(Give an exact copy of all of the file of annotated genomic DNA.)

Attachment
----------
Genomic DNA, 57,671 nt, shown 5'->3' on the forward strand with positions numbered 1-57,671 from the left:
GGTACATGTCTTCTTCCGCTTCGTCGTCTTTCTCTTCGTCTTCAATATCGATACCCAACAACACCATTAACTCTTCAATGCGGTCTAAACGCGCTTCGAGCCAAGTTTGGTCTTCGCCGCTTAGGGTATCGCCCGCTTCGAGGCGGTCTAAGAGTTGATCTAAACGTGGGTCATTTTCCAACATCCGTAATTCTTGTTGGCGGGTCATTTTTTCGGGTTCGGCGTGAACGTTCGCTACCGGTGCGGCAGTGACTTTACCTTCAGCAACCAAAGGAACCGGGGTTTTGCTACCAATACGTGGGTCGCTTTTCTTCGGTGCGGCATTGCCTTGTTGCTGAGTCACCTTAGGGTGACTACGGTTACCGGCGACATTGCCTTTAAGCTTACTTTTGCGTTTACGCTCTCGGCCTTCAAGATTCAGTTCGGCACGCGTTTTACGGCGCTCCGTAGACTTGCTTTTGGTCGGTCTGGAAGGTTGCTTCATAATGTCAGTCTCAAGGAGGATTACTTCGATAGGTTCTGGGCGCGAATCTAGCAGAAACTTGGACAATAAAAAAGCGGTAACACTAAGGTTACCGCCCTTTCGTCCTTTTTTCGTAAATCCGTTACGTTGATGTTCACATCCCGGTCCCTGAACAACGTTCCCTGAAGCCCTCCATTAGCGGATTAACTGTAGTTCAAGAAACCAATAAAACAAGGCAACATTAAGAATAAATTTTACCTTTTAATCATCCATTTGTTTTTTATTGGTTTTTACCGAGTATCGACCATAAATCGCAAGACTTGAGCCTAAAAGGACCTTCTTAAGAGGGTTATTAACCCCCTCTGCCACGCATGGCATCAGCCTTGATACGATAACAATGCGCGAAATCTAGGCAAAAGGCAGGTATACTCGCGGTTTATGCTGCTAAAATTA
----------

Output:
Genomic DNA, 57,671 nt, shown 5'->3' on the forward strand with positions numbered 1-57,671 from the left:
GGTACATGTCTTCTTCCGCTTCGTCGTCTTTCTCTTCGTCTTCAATATCGATACCCAACAACACCATTAACTCTTCAATGCGGTCTAAACGCGCTTCGAGCCAAGTTTGGTCTTCGCCGCTTAGGGTATCGCCCGCTTCGAGGCGGTCTAAGAGTTGATCTAAACGTGGGTCATTTTCCAACATCCGTAATTCTTGTTGGCGGGTCATTTTTTCGGGTTCGGCGTGAACGTTCGCTACCGGTGCGGCAGTGACTTTACCTTCAGCAACCAAAGGAACCGGGGTTTTGCTACCAATACGTGGGTCGCTTTTCTTCGGTGCGGCATTGCCTTGTTGCTGAGTCACCTTAGGGTGACTACGGTTACCGGCGACATTGCCTTTAAGCTTACTTTTGCGTTTACGCTCTCGGCCTTCAAGATTCAGTTCGGCACGCGTTTTACGGCGCTCCGTAGACTTGCTTTTGGTCGGTCTGGAAGGTTGCTTCATAATGTCAGTCTCAAGGAGGATTACTTCGATAGGTTCTGGGCGCGAATCTAGCAGAAACTTGGACAATAAAAAAGCGGTAACACTAAGGTTACCGCCCTTTCGTCCTTTTTTCGTAAATCCGTTACGTTGATGTTCACATCCCGGTCCCTGAACAACGTTCCCTGAAGCCCTCCATTAGCGGATTAACTGTAGTTCAAGAAACCAATAAAACAAGGCAACATTAAGAATAAATTTTACCTTTTAATCATCCATTTGTTTTTTATTGGTTTTTACCGAGTATCGACCATAAATCGCAAGACTTGAGCCTAAAAGGACCTTCTTAAGAGGGTTATTAACCCCCTCTGCCACGCATGGCATCAGCCTTGATACGATAACAATGCGCGAAATCTAGGCAAAAGGCAGGTATACTCGCGGTTTATGCTGCTAAAATTA